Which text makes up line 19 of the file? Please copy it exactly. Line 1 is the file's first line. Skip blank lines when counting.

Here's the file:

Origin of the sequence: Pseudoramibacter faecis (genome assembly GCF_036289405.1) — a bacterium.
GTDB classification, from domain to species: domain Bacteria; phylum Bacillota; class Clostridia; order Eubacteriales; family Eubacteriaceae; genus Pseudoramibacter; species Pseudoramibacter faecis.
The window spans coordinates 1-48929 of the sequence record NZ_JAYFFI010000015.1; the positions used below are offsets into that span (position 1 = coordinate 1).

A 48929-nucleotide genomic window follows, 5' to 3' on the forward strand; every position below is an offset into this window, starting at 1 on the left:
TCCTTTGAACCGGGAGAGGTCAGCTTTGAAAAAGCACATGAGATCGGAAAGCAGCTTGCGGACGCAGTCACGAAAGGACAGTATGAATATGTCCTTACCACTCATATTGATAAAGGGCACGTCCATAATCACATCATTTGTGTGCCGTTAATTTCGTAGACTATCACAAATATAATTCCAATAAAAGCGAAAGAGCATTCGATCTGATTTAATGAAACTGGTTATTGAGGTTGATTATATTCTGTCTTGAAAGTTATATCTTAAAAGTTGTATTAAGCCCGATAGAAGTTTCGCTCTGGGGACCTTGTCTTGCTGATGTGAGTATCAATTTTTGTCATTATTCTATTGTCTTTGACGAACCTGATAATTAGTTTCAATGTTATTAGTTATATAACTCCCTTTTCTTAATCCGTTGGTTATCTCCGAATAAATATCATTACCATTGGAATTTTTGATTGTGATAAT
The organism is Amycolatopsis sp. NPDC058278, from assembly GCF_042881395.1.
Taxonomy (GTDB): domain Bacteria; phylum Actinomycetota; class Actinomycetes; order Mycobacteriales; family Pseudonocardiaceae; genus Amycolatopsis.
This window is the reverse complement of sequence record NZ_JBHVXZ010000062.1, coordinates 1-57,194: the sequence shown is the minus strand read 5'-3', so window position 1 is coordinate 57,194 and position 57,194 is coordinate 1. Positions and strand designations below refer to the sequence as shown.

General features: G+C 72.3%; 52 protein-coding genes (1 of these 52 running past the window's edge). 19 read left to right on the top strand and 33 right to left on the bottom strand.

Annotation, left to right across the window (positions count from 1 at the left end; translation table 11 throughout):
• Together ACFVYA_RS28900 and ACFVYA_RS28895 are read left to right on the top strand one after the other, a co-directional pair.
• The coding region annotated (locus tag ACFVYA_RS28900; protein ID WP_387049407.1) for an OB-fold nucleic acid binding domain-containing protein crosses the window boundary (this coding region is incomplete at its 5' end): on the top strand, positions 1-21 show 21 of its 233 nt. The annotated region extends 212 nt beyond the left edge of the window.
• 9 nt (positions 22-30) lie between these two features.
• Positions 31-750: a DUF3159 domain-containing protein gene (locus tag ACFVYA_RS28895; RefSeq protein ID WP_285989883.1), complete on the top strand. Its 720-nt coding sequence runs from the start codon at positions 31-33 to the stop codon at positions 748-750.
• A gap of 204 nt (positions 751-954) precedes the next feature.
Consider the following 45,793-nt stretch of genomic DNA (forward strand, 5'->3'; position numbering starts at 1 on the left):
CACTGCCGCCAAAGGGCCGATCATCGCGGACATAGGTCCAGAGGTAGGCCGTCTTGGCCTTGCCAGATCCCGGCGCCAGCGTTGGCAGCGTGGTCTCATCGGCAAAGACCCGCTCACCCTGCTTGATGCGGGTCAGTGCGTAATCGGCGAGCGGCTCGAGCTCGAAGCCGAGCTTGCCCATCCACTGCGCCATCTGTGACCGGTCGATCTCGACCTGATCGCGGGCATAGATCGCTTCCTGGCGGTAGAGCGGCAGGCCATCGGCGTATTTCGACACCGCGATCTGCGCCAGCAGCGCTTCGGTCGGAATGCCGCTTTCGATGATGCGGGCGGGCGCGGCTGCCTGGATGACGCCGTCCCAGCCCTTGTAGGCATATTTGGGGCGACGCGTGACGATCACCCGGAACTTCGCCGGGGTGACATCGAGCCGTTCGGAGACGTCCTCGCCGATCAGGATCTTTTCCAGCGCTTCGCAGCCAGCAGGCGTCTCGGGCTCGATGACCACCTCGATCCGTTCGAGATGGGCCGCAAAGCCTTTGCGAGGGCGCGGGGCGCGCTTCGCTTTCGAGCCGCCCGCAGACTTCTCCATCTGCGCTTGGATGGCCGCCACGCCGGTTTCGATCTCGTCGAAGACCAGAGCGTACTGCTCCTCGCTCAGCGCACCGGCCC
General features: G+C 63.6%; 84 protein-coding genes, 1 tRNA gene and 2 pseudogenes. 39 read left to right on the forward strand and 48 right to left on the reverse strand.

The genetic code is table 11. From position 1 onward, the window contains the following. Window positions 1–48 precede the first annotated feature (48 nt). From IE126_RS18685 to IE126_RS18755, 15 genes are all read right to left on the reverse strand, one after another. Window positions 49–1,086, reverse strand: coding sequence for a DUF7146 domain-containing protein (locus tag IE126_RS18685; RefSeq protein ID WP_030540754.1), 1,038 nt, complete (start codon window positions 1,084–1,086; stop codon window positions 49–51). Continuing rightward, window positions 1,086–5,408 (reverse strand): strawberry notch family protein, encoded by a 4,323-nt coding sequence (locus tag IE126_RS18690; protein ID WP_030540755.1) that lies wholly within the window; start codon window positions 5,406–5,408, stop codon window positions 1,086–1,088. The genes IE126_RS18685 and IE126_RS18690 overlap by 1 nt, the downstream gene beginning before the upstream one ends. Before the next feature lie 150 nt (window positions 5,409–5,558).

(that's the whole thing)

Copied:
The genetic code is table 11. From position 1 onward, the window contains the following. Window positions 1–48 precede the first annotated feature (48 nt). From IE126_RS18685 to IE126_RS18755, 15 genes are all read right to left on the reverse strand, one after another. Window positions 49–1,086, reverse strand: coding sequence for a DUF7146 domain-containing protein (locus tag IE126_RS18685; RefSeq protein ID WP_030540754.1), 1,038 nt, complete (start codon window positions 1,084–1,086; stop codon window positions 49–51). Continuing rightward, window positions 1,086–5,408 (reverse strand): strawberry notch family protein, encoded by a 4,323-nt coding sequence (locus tag IE126_RS18690; protein ID WP_030540755.1) that lies wholly within the window; start codon window positions 5,406–5,408, stop codon window positions 1,086–1,088. The genes IE126_RS18685 and IE126_RS18690 overlap by 1 nt, the downstream gene beginning before the upstream one ends. Before the next feature lie 150 nt (window positions 5,409–5,558).